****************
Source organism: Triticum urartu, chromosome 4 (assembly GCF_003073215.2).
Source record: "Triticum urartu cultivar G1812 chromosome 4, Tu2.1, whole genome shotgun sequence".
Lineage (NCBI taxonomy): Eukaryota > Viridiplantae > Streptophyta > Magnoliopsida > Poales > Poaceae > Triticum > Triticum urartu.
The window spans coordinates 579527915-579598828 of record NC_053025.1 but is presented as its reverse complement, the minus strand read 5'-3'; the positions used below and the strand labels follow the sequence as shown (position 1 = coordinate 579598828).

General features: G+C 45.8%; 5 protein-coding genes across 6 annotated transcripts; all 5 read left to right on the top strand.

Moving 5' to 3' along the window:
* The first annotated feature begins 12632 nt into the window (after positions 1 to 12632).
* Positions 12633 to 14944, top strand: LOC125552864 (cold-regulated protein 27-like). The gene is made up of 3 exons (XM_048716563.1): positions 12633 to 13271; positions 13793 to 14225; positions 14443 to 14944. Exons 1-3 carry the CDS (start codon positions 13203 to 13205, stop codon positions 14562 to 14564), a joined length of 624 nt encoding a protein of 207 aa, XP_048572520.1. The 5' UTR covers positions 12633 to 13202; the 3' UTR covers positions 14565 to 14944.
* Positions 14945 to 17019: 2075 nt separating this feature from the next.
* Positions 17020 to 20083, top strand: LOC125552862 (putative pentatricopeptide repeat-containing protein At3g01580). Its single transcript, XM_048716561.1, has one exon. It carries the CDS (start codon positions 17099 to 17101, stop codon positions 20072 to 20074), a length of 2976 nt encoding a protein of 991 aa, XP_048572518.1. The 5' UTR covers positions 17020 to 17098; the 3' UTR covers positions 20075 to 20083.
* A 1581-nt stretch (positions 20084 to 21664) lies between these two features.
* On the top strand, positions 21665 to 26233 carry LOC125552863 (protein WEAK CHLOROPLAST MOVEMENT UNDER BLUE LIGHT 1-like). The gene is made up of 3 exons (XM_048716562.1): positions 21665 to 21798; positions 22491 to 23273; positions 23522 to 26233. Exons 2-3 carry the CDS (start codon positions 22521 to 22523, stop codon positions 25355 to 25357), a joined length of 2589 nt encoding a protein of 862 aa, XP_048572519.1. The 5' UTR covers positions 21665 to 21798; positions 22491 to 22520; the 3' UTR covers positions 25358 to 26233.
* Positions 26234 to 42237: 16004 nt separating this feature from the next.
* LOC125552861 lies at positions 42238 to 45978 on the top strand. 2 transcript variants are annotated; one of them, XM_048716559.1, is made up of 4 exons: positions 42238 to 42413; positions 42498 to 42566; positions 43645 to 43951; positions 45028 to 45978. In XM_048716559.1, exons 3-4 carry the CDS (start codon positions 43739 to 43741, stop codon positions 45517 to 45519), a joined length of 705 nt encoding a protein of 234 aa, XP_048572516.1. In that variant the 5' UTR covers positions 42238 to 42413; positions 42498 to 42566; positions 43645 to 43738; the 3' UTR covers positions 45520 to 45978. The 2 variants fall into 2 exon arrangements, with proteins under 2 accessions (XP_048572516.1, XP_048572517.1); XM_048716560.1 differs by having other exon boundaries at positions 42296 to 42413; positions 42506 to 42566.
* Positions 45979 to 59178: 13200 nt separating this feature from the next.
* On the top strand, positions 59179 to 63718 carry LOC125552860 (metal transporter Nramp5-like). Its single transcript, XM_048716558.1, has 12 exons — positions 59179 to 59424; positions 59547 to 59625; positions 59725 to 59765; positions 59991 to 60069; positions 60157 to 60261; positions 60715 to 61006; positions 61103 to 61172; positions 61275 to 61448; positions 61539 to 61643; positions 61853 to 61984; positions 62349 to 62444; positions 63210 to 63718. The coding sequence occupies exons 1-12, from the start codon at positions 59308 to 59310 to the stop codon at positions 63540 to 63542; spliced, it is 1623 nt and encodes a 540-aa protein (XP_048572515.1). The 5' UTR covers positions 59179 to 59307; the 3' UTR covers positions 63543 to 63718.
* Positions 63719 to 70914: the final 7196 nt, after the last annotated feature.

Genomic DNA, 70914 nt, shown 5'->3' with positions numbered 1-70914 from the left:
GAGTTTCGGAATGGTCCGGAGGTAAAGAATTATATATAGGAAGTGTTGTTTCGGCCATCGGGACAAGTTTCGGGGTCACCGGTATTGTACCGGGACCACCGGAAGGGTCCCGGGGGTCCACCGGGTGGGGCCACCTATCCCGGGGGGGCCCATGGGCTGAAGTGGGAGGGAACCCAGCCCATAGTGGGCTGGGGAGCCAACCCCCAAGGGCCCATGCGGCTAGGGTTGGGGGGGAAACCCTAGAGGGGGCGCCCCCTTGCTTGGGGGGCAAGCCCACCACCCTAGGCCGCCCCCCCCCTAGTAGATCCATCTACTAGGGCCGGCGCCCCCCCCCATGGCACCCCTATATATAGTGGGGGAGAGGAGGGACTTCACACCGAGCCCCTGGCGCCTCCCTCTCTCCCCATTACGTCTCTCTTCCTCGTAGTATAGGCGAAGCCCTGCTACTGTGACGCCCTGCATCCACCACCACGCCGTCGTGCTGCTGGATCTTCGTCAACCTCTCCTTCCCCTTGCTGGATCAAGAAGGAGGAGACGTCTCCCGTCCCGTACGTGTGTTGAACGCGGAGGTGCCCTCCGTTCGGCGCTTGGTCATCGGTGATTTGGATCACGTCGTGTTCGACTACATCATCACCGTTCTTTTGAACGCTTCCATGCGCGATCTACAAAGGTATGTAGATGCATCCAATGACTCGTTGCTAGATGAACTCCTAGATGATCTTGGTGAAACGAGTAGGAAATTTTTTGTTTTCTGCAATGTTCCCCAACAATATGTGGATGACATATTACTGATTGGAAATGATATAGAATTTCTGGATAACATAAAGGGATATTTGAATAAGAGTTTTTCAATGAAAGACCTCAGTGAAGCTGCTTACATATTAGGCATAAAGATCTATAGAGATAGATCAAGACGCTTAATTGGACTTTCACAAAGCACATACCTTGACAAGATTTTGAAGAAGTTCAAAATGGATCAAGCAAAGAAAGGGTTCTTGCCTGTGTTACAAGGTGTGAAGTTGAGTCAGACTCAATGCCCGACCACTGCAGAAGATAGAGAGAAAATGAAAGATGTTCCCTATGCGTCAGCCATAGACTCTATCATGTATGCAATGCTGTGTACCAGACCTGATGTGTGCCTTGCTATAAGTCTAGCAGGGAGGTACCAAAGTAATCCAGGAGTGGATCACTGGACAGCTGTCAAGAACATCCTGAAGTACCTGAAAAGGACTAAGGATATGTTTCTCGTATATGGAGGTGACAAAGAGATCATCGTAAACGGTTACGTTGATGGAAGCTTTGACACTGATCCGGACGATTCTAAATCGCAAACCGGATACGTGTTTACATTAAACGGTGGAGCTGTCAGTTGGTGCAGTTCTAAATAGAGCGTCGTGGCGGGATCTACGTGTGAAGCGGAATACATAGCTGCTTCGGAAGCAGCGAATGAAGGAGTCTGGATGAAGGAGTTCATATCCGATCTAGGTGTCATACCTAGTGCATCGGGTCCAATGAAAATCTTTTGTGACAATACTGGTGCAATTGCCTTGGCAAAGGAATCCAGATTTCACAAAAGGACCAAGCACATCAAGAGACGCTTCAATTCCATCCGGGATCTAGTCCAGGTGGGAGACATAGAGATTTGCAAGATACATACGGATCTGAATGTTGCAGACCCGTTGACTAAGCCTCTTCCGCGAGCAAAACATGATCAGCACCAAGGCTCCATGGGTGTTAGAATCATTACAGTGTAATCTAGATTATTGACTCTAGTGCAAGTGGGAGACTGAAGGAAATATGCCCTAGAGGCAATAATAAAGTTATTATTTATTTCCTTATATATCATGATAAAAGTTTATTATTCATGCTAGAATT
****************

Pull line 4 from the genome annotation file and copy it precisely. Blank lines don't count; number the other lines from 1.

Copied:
The window spans coordinates 579527915-579598828 of record NC_053025.1 but is presented as its reverse complement, the minus strand read 5'-3'; the positions used below and the strand labels follow the sequence as shown (position 1 = coordinate 579598828).